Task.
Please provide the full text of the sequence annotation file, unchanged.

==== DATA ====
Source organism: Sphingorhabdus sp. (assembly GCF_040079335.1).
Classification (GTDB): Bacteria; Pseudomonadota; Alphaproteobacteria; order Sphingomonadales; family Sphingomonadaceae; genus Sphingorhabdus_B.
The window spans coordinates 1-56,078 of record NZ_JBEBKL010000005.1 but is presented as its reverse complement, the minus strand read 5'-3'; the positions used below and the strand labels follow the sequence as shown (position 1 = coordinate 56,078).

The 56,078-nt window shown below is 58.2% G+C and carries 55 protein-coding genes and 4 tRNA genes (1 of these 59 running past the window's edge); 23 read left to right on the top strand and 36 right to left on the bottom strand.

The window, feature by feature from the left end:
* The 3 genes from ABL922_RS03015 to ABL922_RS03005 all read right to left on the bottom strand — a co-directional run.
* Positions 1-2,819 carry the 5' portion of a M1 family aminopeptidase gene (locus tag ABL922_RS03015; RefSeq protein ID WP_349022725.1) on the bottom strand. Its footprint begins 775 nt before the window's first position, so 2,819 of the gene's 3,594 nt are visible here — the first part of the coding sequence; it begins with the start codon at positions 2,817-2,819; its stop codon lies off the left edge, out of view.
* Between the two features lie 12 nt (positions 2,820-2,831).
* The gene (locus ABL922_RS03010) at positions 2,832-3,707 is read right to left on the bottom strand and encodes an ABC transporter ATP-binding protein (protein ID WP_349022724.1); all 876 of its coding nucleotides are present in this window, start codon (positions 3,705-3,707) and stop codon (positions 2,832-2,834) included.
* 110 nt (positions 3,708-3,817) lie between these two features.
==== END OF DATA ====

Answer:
Source organism: Sphingorhabdus sp. (assembly GCF_040079335.1).
Classification (GTDB): Bacteria; Pseudomonadota; Alphaproteobacteria; order Sphingomonadales; family Sphingomonadaceae; genus Sphingorhabdus_B.
The window spans coordinates 1-56,078 of record NZ_JBEBKL010000005.1 but is presented as its reverse complement, the minus strand read 5'-3'; the positions used below and the strand labels follow the sequence as shown (position 1 = coordinate 56,078).

The 56,078-nt window shown below is 58.2% G+C and carries 55 protein-coding genes and 4 tRNA genes (1 of these 59 running past the window's edge); 23 read left to right on the top strand and 36 right to left on the bottom strand.

The window, feature by feature from the left end:
* The 3 genes from ABL922_RS03015 to ABL922_RS03005 all read right to left on the bottom strand — a co-directional run.
* Positions 1-2,819 carry the 5' portion of a M1 family aminopeptidase gene (locus tag ABL922_RS03015; RefSeq protein ID WP_349022725.1) on the bottom strand. Its footprint begins 775 nt before the window's first position, so 2,819 of the gene's 3,594 nt are visible here — the first part of the coding sequence; it begins with the start codon at positions 2,817-2,819; its stop codon lies off the left edge, out of view.
* Between the two features lie 12 nt (positions 2,820-2,831).
* The gene (locus ABL922_RS03010) at positions 2,832-3,707 is read right to left on the bottom strand and encodes an ABC transporter ATP-binding protein (protein ID WP_349022724.1); all 876 of its coding nucleotides are present in this window, start codon (positions 3,705-3,707) and stop codon (positions 2,832-2,834) included.
* 110 nt (positions 3,708-3,817) lie between these two features.